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Mick Mulvaney declines to sue over impeachment inquiry — he just won’t cooperate

Mick Mulvaney
White House acting Chief of Staff Mick Mulvaney speaks in the White House briefing room in Washington on Oct. 17.
(Associated Press)

White House acting Chief of Staff Mick Mulvaney said Tuesday that he no longer plans to sue over the House impeachment proceedings and will instead follow President Trump’s directions and decline to cooperate.

It’s the latest reversal in position by Mulvaney, who last week asked to join the lawsuit of another Trump advisor before changing his mind Monday and saying that he intended to bring his own case. It appears to resolve once and for all a four-day dispute that exposed divisions among current and former Trump administration officials about how best to respond to Democratic demands for cooperation and testimony.

In a court filing Tuesday, one day before the impeachment inquiry enters a critical phase of public hearings, Mulvaney said he no longer planned to ask a judge for guidance on whether he must cooperate with the House. He said he would rely on Trump’s instructions “as supported by an opinion of the Office of Legal Counsel of the U.S. Department of Justice, in not appearing for the relevant deposition.”

Mulvaney had been subpoenaed to appear last week for a closed-door deposition before House impeachment investigators but did not show up.

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House Democrats had seen him as a potentially important witness, in part because he has publicly confirmed the contours of a quid pro quo arrangement in which the Trump administration would release military aid to Ukraine in exchange for that country announcing an investigation into Democratic rival Joe Biden. Mulvaney’s name has also repeatedly surfaced in the testimony of other witnesses who have cooperated.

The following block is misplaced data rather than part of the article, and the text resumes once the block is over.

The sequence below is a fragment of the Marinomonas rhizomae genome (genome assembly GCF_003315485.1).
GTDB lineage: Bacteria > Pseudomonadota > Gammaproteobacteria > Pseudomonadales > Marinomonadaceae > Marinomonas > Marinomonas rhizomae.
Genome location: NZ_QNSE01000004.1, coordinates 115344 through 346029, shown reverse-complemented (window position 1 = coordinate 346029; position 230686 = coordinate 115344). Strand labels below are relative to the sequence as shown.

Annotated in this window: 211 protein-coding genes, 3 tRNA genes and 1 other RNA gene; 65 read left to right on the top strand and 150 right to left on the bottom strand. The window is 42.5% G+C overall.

The White House released notes of a phone call showing that President Trump not only asked Ukrainian President Volodymyr Zelensky to investigate former Vice President Joe Biden, he also urged the foreign leader to look into CrowdStrike, a cybersecurity firm that did work for the Democrats in the 2016 election. The House has opened an impeachment inquiry into Trump.

After skipping his appearance last week, Mulvaney asked to join a lawsuit brought by Charles Kupperman, the president’s former deputy national security advisor. That case, filed last month, asked a judge to decide whether Kupperman had to comply with a subpoena from the House to testify or a competing directive from the White House that he not testify.

Mulvaney had argued that his circumstances were similar to that of Kupperman, but lawyers for both Kupperman and the House of Representatives opposed his request to join the suit and highlighted what they said were key differences, including the fact that Mulvaney has spoken publicly about the events at the center of the impeachment inquiry.

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U.S. District Judge Richard Leon said in a conference call on Monday that he was “not inclined” to grant Mulvaney’s request.

According to the Justice Department legal opinion that Mulvaney referenced, close advisors of the president are immune from having to testify to Congress because “preparing for such examinations would force them to divert time and attention from their duties to the President at the whim of congressional committees.”


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